How Average Home Sizes Vary Around the World
Average home size around the world varies dramatically, with important implications for the people living in those spaces.
The spectrum is wide. Australia appears to have the One source, at an average of 2303 ft2. On the other extreme lies Hong Kong, with an average housing area of 484 ft2. It’s hard to pinpoint a global average home size, because there is no data available for so many places.
What’s important to note is that with growing population and congestion in urban areas, the average living space for an individual is gradually diminishing every year. According to Jones Lang LaSalle, there is a shortage of housing for 18.78 million urban people. Of those who live in metro cities, 80% of those people (14.99 million) live in housing that’s less than 300 ft2.
While we can assume that Indian homes may not be the smallest, our culture often supports joint family dynamics, which means while the house might be bigger, there are also many more people living in the house, bringing down the average available space per individual.
And India isn’t the only place experiencing this rising problem of diminishing spaces. Around the world urbanization has led to increasingly crammed quarters, for the lack of space as well as high prices in realty. In Hong Kong, to tackle the problem of insufficient housing space, designs have been made to introduce micro-apartments, which are cylindrical housing spaces about 100 ft2 in size, made in concrete water pipes. Eventually, even Indian cities might need to resort to such measures to accommodate ever-growing urban populations.
But what does it mean to live in increasingly small spaces? Small housing spaces may come with their own health problems for inhabitants.
“Sure, these micro-apartments may be fantastic for young professionals in their 20’s,” Dak Kopec, director of design for human health at Boston Architectural College and author of Environmental Psychology for Design told The Atlantic. “But they definitely can be unhealthy for older people, say in their 30’s and 40’s, who face different stress factors that can make tight living conditions a problem.”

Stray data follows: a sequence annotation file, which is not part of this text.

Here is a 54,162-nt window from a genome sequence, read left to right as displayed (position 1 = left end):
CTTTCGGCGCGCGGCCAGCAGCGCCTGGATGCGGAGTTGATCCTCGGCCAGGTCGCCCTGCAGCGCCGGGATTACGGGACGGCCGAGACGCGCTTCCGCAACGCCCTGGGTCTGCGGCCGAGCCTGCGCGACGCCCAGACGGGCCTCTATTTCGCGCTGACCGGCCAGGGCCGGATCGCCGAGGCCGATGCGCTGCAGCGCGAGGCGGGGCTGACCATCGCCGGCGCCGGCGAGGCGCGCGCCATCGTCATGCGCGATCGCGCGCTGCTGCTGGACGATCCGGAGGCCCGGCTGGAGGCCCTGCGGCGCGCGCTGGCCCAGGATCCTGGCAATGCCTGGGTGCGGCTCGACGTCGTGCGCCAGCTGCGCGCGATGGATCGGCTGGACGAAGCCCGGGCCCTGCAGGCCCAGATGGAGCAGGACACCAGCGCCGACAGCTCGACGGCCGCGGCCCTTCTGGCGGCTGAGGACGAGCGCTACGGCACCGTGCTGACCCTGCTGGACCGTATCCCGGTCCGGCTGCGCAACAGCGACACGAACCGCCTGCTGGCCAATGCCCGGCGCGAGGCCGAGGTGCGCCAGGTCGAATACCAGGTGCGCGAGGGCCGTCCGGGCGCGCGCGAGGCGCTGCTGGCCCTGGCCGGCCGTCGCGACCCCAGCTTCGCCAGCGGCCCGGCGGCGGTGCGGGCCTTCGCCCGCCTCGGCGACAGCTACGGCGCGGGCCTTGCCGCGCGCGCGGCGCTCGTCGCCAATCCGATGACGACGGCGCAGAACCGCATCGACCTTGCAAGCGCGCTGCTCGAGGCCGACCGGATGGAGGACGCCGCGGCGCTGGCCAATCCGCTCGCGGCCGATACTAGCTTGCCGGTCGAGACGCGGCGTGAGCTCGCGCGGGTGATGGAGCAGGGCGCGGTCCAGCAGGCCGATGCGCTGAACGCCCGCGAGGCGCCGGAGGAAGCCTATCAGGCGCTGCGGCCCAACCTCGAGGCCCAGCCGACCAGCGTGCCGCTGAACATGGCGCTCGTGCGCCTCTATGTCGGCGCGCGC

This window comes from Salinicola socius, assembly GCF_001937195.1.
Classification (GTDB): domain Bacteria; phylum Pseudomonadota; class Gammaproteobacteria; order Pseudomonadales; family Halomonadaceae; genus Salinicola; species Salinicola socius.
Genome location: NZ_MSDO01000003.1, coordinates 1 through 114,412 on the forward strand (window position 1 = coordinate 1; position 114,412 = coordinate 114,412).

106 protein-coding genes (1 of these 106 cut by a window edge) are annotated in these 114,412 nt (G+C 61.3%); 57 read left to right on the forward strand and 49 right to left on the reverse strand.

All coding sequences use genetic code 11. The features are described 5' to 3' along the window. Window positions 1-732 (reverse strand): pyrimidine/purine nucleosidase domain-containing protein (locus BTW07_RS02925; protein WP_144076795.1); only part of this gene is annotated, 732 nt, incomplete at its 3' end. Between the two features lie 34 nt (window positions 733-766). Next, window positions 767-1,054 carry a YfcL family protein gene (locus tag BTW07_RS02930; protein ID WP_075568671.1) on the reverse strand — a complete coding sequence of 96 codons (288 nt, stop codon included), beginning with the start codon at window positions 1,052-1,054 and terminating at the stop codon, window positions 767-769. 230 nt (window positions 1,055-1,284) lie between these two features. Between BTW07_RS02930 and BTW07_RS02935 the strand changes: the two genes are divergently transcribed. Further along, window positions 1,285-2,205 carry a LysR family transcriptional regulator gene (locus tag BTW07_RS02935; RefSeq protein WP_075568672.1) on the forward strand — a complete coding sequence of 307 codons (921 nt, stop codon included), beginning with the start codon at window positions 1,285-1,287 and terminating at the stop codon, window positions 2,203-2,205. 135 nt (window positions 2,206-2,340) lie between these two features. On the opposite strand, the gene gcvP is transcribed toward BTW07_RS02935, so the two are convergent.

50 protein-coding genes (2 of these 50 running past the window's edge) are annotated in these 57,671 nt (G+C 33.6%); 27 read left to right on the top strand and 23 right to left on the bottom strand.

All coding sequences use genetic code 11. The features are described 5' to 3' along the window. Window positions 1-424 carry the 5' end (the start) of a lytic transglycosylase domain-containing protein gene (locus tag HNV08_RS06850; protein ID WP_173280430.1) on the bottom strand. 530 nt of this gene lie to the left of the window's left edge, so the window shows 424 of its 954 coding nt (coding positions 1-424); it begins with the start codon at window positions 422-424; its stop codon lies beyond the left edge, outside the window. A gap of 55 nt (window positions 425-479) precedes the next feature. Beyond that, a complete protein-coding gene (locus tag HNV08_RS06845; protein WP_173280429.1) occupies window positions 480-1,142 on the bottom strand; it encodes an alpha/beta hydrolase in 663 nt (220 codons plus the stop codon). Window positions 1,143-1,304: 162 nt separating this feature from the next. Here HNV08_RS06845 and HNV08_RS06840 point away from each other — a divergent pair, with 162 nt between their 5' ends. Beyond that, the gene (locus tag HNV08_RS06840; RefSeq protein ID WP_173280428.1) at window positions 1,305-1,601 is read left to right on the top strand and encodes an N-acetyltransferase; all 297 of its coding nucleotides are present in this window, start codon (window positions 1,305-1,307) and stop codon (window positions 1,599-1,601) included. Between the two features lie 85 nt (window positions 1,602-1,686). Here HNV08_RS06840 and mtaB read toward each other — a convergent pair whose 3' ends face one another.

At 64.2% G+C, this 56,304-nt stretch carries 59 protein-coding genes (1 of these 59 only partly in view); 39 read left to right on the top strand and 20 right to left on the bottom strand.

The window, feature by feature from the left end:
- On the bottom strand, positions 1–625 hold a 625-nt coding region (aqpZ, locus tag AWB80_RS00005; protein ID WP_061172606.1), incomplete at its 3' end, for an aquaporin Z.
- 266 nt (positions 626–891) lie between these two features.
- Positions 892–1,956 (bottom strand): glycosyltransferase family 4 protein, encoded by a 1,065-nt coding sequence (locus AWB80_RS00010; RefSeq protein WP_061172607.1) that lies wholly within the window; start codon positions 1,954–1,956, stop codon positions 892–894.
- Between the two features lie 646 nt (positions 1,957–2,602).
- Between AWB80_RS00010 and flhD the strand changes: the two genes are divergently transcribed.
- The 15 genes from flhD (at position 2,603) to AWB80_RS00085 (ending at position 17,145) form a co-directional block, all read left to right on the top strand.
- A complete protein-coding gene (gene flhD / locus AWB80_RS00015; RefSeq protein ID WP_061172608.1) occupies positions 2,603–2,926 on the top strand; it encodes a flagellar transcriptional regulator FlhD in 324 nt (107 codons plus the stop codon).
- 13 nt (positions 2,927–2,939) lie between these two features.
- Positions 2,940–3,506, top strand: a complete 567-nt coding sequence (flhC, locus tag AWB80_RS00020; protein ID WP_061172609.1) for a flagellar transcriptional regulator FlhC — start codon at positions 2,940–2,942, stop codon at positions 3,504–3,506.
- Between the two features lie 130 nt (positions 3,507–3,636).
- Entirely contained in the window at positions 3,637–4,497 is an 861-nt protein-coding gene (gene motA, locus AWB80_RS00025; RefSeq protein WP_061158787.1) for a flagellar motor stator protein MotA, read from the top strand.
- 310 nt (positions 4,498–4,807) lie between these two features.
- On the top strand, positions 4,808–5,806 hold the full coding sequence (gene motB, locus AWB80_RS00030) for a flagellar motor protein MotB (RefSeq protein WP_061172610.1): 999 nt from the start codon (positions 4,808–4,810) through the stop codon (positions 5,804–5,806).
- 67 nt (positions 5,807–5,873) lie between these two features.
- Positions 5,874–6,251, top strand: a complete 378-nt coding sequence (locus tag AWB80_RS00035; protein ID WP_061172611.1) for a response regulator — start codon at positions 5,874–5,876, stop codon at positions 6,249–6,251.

A study published in the Journal of Urban Health, talks about how poor quality of housing can increase psychological distress, aggression and depression in an individual. This includes residential crowding that is dependent of the number of people per room, as well as lack of sufficient daylight, that may come into play with small apartments. This particularly becomes a problem for Indians, who often live in joint families in small residential spaces.
And this is not just a problem for adults, but also children, who are affected by small living spaces. According to a 2012 study, small and crammed housing spaces can affect a young child’s well-being. According to the research, crowding housing affected school achievement, social behavior, as well as physical health in young children.
Yet another study published in 2016 shows that adolescents living in crowded homes are less likely to study and complete graduation by 25. “These negative relationships persist in multivariate models in which we control for the influence of a variety of factors, including socioeconomic status and housing-cost burden,” writes the study’s author.
However, according to Jennifer Cross, from Colorado State University, while the size of the apartment is important, what’s more important is the view and surroundings. “In the hospital literature, people heal faster in hospital rooms when they have a view of nature,” she told Undark. “So if you’re thinking about affluent micro-housing and poor micro-housing, it’s not just ‘how many people per square foot,’ but, ‘do they have a view?’”
An important consideration, if you have a choice.